TAGS:  Aging, mobility

About the Author

Mark Sisson is the founder of Mark’s Daily Apple, godfather to the Primal food and lifestyle movement, and the New York Times bestselling author of The Keto Reset Diet. His latest book is Keto for Life, where he discusses how he combines the keto diet with a Primal lifestyle for optimal health and longevity. Mark is the author of numerous other books as well, including The Primal Blueprint, which was credited with turbocharging the growth of the primal/paleo movement back in 2009. After spending three decades researching and educating folks on why food is the key component to achieving and maintaining optimal wellness, Mark launched Primal Kitchen, a real-food company that creates Primal/paleo, keto, and Whole30-friendly kitchen staples.

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36 thoughts on “7 Subjective Longevity Markers to Track (and Fix)”

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  1. This might be my favorite post ever. Stuff like this is way more tangible than bloodwork or other biomarkers. I’m 51 and can’t wait to go out and time myself running a mile…I plan to beat the nine minutes for sure. Living a primal lifestyle I honestly cannot remember the last time I had a prescription filled. It’s been years and years. I definitely lift heavy things…not at a gym but with my part time bartending gig. Kegs are heavy! So are cases of wine. As far as the social network, I think you need to find a balance. It’s got to be quality over quantity. So while my network is always growing because I love meeting people, I say no to events and relationships that seem like obligations. For those that I can’t completely say no to I keep setting more and more boundaries. As far as the negative self talk, a great book for women is “Goddesses Never Age” by Christiane Northrup.”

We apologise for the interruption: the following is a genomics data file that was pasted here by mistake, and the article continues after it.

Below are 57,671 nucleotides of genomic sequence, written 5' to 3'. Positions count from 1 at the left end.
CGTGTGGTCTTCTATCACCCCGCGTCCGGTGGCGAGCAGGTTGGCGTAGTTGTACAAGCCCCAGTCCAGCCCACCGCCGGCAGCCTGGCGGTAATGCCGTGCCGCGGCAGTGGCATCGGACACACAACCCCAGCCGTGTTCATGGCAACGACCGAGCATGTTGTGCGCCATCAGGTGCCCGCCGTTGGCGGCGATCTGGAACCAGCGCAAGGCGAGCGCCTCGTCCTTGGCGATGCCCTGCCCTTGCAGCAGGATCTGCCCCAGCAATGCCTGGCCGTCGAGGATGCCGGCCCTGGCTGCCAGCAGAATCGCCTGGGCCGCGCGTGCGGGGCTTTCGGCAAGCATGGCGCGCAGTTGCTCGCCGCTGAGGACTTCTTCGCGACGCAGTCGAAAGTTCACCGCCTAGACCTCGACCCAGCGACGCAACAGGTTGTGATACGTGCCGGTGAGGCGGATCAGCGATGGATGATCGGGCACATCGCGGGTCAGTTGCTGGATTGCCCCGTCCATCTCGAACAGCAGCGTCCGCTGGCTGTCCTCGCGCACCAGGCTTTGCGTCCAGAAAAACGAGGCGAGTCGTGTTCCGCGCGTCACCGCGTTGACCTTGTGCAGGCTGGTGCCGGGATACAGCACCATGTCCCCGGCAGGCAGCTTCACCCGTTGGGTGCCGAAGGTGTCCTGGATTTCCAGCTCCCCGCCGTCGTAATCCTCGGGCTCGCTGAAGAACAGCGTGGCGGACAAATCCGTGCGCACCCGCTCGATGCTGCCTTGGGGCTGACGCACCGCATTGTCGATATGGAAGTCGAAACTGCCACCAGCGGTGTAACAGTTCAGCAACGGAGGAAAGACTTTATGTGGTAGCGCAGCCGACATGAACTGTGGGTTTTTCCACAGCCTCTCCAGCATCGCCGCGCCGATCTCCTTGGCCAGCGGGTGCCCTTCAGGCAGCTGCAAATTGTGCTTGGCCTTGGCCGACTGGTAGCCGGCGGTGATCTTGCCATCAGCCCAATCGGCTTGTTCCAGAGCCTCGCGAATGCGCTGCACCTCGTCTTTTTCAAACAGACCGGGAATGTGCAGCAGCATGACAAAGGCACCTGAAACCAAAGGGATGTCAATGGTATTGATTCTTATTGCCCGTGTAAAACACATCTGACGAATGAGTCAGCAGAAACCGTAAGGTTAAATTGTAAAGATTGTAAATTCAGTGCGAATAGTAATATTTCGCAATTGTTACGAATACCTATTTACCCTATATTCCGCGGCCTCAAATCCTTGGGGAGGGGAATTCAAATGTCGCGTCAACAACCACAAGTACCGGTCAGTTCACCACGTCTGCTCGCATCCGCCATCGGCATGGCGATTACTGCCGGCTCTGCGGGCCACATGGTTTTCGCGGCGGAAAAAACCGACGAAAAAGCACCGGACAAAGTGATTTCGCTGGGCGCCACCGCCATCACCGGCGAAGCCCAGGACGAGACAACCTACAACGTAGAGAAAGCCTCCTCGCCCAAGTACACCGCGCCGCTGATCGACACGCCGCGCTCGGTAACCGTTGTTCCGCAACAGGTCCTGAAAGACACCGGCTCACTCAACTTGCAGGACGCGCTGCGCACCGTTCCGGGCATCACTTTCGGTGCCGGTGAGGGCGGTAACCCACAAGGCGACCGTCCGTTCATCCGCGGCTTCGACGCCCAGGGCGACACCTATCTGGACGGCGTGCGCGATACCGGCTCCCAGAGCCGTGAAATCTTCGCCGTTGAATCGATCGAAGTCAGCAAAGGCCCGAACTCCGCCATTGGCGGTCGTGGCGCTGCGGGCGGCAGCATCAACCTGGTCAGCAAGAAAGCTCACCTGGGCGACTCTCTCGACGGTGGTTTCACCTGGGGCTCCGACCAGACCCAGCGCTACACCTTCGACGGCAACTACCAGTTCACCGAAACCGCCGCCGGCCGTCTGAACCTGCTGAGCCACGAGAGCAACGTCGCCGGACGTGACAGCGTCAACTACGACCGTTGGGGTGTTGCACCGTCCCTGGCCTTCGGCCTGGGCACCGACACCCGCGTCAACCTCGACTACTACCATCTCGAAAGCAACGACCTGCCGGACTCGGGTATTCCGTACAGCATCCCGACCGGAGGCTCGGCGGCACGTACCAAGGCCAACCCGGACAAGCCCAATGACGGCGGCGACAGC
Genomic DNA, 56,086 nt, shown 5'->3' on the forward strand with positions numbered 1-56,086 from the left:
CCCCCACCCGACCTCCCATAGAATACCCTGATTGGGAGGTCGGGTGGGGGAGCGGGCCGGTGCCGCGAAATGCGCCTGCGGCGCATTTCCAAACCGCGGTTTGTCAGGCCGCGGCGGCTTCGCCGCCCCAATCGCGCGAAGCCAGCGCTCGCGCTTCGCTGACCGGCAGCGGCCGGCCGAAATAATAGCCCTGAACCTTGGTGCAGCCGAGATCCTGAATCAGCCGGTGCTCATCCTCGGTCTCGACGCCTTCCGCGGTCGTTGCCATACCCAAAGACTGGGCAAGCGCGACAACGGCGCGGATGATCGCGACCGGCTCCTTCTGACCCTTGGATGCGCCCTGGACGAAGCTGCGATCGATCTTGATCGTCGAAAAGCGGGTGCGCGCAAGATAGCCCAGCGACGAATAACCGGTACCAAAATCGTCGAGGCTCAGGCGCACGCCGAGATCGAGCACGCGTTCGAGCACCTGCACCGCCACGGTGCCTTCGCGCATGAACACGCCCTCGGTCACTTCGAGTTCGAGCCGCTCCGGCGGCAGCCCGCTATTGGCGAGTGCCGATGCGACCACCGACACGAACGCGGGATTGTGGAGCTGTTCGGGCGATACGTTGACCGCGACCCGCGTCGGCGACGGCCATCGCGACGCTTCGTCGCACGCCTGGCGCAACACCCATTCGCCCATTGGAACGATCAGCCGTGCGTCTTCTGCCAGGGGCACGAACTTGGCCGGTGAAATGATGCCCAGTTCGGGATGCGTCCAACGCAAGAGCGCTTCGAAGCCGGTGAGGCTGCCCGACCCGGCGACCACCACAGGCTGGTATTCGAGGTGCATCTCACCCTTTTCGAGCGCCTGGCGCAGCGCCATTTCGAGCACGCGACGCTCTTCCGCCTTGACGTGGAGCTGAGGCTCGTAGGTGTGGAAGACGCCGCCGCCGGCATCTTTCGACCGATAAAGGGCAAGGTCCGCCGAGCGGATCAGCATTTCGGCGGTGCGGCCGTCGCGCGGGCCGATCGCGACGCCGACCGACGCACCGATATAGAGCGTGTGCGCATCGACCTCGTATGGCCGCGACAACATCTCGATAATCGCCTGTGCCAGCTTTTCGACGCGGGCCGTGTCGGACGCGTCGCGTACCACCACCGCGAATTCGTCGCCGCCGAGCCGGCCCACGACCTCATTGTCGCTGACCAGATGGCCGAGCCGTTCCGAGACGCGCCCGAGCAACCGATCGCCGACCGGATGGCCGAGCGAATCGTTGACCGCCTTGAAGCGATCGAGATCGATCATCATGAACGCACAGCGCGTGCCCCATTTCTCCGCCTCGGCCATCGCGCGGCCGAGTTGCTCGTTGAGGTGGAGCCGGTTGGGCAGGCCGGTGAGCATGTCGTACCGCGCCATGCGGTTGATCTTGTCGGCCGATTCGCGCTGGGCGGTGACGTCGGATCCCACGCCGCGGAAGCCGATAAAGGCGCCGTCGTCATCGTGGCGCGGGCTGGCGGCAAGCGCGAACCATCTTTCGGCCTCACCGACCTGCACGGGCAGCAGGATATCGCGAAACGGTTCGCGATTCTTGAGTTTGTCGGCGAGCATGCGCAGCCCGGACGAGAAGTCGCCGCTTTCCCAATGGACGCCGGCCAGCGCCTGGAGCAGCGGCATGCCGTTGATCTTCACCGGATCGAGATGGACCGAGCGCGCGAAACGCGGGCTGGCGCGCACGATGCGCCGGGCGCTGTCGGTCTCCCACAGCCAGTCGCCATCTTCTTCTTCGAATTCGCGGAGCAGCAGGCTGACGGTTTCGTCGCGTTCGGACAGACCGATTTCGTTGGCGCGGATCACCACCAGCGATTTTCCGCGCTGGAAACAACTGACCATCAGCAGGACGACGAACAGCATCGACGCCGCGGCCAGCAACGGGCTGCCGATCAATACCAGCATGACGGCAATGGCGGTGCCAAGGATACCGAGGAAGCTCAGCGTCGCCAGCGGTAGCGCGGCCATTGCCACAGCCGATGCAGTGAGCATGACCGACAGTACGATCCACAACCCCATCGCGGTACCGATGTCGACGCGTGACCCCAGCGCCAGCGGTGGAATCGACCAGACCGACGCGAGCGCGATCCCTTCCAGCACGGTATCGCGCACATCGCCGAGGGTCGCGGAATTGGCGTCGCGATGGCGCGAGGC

2. Some drug prescriptions are necessary. Many, if not most, are not. They are just moneymakers for the drug companies. I’ve had friends who take six or more prescriptions daily, and every single one of these people has gotten WORSE healthwise–not better. These people all believe the doctor is God, and that an often-toxic pill is a magic path to health and longevity. They apparently either can’t or won’t see that there is usually a better way. Or maybe they’re just lazy. Good health through lifestyle changes takes determination and effort.